If the district court had correctly concluded that a negative reference letter is an adverse employment action, it would not be necessary to prove that Bernofsky was not hired because of the letter to the University of Houston and the non-response to Michigan Tech.

The district court invites this Court to revisit its minority position of adverse employment actions stated in Mattern v. Eastman Kodak Company, 104 F.3d 708 (5th Cir. 1997). Record Excerpts, Exhibit 3, page 13. Using the restrictive language in Mattern, the district court hesitantly concluded that a negative reference letter was not an adverse employment action.  That conclusion was error by the district court.

Mattern does not discuss the issue of whether a negative reference letter is an adverse employment action. Mattern only discusses pre-termination events such as disciplinary filings and reprimands, when it gives examples of employment actions that it considers not to be adverse employment actions. The Fifth Circuit states that these lesser employment actions may jeopardize employment in the future. Mattern at 708. The implication in this language is that if these employment actions lead to the ultimate employment decision of termination, then the employee will have an actionable adverse employment action. However, Bernofsky had been terminated long before the negative reference letter was written. The holding by the district court that, under Mattern, a negative reference letter is not an adverse employment action is inconsistent with the language of Mattern, inconsistent with case law, and results in the illogical conclusion that there is no remedy for retaliation by an employer after the employee leaves the employment of the employer, unless the ex-employee can prove that he was not hired by a subsequent employer because of the negative reference.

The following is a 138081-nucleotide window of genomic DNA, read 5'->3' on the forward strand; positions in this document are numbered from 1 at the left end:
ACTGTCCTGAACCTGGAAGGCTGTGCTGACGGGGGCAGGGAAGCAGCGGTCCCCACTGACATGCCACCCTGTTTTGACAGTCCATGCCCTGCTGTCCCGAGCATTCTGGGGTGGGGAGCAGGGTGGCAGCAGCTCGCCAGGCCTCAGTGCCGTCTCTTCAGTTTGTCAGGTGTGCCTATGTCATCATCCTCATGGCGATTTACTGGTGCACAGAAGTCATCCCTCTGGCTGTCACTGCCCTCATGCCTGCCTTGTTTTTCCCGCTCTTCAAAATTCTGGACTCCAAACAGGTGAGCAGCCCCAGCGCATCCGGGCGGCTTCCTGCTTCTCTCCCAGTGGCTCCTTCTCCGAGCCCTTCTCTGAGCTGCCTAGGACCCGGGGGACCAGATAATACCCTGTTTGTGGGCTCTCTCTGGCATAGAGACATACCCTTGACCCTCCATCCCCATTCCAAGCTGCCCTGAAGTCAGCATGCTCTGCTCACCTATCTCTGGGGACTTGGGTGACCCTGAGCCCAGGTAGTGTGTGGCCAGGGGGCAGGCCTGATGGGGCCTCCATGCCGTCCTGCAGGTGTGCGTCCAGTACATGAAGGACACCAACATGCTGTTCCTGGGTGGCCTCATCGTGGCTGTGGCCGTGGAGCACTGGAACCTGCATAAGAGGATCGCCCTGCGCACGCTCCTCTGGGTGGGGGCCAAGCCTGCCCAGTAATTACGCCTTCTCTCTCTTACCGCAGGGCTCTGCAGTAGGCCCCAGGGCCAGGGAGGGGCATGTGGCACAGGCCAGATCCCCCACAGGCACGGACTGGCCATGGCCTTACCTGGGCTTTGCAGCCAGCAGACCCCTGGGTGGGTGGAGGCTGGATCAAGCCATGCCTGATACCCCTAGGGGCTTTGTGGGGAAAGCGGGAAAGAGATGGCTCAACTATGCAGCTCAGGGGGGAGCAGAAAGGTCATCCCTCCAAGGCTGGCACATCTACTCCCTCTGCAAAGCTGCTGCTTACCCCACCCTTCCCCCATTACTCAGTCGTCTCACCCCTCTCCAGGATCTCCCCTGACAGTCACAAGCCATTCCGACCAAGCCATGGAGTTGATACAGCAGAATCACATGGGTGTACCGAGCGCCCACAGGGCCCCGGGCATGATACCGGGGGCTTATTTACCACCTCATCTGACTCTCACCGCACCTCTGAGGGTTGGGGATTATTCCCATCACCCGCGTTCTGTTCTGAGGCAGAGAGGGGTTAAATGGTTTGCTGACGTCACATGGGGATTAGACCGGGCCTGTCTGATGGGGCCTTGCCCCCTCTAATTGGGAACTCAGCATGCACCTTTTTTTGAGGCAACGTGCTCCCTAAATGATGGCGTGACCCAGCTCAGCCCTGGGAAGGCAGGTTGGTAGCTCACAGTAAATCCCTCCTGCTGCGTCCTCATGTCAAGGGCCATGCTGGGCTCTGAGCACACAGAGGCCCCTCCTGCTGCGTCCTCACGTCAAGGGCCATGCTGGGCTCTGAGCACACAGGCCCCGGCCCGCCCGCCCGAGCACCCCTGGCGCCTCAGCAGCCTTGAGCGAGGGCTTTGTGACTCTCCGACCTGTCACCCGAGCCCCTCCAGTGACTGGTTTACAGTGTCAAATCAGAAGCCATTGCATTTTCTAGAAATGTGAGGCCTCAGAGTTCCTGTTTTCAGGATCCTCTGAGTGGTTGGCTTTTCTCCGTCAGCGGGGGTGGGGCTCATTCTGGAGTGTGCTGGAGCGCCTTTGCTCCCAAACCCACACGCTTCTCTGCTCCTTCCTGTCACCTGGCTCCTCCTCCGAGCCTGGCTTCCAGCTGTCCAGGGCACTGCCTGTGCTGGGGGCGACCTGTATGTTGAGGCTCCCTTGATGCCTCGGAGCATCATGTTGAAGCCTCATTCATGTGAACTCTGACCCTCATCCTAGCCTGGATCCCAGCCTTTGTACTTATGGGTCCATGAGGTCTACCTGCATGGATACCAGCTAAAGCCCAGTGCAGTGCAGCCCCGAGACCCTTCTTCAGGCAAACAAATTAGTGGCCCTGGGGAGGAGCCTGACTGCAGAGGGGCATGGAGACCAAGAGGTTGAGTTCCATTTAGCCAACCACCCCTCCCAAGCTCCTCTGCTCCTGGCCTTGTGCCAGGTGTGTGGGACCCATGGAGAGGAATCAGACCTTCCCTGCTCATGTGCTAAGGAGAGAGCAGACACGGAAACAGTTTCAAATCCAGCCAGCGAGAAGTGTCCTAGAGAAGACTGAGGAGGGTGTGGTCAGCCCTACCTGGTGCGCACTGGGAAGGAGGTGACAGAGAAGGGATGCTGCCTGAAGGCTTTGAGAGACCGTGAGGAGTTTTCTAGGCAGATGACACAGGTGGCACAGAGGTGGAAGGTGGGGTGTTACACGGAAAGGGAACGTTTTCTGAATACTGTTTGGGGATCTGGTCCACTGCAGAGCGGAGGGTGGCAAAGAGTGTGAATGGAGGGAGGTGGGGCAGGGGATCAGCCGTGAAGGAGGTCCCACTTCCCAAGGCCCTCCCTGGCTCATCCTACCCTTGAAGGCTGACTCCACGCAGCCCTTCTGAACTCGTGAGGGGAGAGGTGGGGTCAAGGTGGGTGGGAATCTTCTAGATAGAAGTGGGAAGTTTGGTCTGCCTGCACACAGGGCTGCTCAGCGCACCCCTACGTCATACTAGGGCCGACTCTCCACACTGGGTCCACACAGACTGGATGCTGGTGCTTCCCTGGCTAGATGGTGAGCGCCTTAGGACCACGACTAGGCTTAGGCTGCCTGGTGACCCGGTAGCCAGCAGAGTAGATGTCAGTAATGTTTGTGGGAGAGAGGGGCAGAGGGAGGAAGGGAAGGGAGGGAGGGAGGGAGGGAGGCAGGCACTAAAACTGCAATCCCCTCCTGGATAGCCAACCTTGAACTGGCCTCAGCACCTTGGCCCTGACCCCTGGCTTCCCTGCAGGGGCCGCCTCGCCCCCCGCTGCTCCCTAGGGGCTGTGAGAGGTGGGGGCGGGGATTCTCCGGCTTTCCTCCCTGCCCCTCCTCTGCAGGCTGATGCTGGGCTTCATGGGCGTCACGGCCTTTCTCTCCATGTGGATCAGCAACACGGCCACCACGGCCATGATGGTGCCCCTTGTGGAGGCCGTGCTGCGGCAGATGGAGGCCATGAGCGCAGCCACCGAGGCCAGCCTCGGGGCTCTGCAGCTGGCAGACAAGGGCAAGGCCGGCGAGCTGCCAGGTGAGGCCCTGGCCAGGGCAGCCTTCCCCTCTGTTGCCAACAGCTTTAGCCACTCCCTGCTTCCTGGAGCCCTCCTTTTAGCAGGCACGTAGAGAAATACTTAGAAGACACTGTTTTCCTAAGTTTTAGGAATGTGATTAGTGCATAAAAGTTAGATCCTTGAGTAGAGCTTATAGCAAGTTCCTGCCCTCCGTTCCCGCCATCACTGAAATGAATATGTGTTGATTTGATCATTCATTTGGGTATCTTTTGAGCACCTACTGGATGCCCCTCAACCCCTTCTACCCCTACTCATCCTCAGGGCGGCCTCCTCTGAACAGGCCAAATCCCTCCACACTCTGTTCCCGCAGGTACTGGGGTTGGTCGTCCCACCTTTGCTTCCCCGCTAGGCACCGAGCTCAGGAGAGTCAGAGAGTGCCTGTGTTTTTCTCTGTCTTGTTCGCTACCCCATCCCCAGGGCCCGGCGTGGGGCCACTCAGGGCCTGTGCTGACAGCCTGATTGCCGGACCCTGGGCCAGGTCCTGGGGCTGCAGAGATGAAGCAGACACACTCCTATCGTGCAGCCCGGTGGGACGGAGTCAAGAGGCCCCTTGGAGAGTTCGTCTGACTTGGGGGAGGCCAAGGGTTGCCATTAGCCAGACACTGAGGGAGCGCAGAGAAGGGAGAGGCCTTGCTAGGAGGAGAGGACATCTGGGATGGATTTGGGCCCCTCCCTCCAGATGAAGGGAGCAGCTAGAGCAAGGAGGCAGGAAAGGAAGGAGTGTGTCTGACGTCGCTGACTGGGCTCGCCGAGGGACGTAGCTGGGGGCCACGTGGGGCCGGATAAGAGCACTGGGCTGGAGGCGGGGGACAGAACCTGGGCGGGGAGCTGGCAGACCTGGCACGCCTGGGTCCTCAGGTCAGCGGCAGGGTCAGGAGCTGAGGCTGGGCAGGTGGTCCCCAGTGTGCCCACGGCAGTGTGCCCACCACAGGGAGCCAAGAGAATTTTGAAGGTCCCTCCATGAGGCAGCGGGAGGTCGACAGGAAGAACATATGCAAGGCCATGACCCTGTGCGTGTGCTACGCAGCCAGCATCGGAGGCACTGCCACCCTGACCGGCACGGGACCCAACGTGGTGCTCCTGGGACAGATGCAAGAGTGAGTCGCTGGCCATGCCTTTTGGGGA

The Ninth Circuit held that the Navy's retaliatory dissemination of negative employment reference violated Title VII, even if the negative reference did not affect Army's subsequent decision not to hire Ms. Hashimoto, a victim of discriminatory action by the Navy. Hashimoto v. Dalton, 118 F.3d 671 (9th Cir. 1997), certiorari denied, 118 S.Ct. 1803, 523 U.S. 1122, 140 L.Ed.2d 943.

In Hashimoto, an Asian-American woman alleged that the Department of Navy gave her a negative job reference in retaliation for filing an EEO complaint.  Ninth Circuit recognized that, unlike most cases alleging retaliation where the retaliatory conduct takes the form of discharge, demotion, failure to promote, or the like, a retaliatory negative job reference does not itself inflict tangible employment harm because it requires a prospective employer's subsequent, adverse action in response to the reference to create the employment harm.

The Ninth Circuit in Hashimoto found that the dissemination of an unfavorable job reference was an adverse employment action "because it was a 'personnel action' motivated by retaliatory animus."  The Ninth Circuit so found even though the defendant proved that the poor job reference did not affect the prospective employer's decision not to hire the plaintiff: "That this unlawful personnel action turned out to be inconsequential goes to the issue of damages, not liability."  In this case, the Navy was ordered to stop notifying prospective employers of its employees' or former employees' participation in protected activity. Id.